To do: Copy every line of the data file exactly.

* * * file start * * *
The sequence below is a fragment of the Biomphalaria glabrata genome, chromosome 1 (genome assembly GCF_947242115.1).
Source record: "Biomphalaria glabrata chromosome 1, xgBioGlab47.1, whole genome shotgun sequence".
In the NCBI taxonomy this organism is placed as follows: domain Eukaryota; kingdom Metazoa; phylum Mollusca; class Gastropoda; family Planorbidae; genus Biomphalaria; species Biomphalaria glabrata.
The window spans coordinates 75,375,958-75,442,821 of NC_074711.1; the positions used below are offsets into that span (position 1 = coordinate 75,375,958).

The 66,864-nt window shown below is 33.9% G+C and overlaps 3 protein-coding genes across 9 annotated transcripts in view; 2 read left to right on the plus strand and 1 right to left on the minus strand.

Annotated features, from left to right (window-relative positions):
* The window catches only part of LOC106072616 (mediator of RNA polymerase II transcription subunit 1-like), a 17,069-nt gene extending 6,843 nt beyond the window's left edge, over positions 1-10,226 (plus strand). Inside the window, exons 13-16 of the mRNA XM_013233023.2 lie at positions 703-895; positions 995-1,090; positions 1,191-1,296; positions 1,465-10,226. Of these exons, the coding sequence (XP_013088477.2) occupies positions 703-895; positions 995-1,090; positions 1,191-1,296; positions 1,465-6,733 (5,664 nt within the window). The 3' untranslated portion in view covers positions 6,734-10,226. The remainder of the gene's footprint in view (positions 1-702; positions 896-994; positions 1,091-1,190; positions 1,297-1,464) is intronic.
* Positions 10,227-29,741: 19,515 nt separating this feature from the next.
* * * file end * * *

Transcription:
The sequence below is a fragment of the Biomphalaria glabrata genome, chromosome 1 (genome assembly GCF_947242115.1).
Source record: "Biomphalaria glabrata chromosome 1, xgBioGlab47.1, whole genome shotgun sequence".
In the NCBI taxonomy this organism is placed as follows: domain Eukaryota; kingdom Metazoa; phylum Mollusca; class Gastropoda; family Planorbidae; genus Biomphalaria; species Biomphalaria glabrata.
The window spans coordinates 75,375,958-75,442,821 of NC_074711.1; the positions used below are offsets into that span (position 1 = coordinate 75,375,958).

The 66,864-nt window shown below is 33.9% G+C and overlaps 3 protein-coding genes across 9 annotated transcripts in view; 2 read left to right on the plus strand and 1 right to left on the minus strand.

Annotated features, from left to right (window-relative positions):
* The window catches only part of LOC106072616 (mediator of RNA polymerase II transcription subunit 1-like), a 17,069-nt gene extending 6,843 nt beyond the window's left edge, over positions 1-10,226 (plus strand). Inside the window, exons 13-16 of the mRNA XM_013233023.2 lie at positions 703-895; positions 995-1,090; positions 1,191-1,296; positions 1,465-10,226. Of these exons, the coding sequence (XP_013088477.2) occupies positions 703-895; positions 995-1,090; positions 1,191-1,296; positions 1,465-6,733 (5,664 nt within the window). The 3' untranslated portion in view covers positions 6,734-10,226. The remainder of the gene's footprint in view (positions 1-702; positions 896-994; positions 1,091-1,190; positions 1,297-1,464) is intronic.
* Positions 10,227-29,741: 19,515 nt separating this feature from the next.